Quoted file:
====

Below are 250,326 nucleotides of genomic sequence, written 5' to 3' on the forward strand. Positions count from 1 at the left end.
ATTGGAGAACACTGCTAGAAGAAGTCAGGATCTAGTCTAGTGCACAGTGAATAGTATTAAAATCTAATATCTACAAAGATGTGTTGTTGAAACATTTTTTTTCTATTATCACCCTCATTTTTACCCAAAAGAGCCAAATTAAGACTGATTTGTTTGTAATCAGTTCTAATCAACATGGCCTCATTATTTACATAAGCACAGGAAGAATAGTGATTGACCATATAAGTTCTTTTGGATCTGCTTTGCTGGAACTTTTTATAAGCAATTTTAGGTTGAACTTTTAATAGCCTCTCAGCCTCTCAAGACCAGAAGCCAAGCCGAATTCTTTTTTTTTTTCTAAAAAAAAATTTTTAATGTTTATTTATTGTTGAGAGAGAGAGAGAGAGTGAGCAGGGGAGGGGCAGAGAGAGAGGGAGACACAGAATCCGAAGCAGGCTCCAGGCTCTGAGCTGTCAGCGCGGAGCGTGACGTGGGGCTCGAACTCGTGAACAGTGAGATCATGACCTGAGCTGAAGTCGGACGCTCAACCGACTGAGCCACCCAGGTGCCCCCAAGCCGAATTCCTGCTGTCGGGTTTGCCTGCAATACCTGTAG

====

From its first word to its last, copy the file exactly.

Below are 250,326 nucleotides of genomic sequence, written 5' to 3' on the forward strand. Positions count from 1 at the left end.
ATTGGAGAACACTGCTAGAAGAAGTCAGGATCTAGTCTAGTGCACAGTGAATAGTATTAAAATCTAATATCTACAAAGATGTGTTGTTGAAACATTTTTTTTCTATTATCACCCTCATTTTTACCCAAAAGAGCCAAATTAAGACTGATTTGTTTGTAATCAGTTCTAATCAACATGGCCTCATTATTTACATAAGCACAGGAAGAATAGTGATTGACCATATAAGTTCTTTTGGATCTGCTTTGCTGGAACTTTTTATAAGCAATTTTAGGTTGAACTTTTAATAGCCTCTCAGCCTCTCAAGACCAGAAGCCAAGCCGAATTCTTTTTTTTTTTCTAAAAAAAAATTTTTAATGTTTATTTATTGTTGAGAGAGAGAGAGAGAGTGAGCAGGGGAGGGGCAGAGAGAGAGGGAGACACAGAATCCGAAGCAGGCTCCAGGCTCTGAGCTGTCAGCGCGGAGCGTGACGTGGGGCTCGAACTCGTGAACAGTGAGATCATGACCTGAGCTGAAGTCGGACGCTCAACCGACTGAGCCACCCAGGTGCCCCCAAGCCGAATTCCTGCTGTCGGGTTTGCCTGCAATACCTGTAG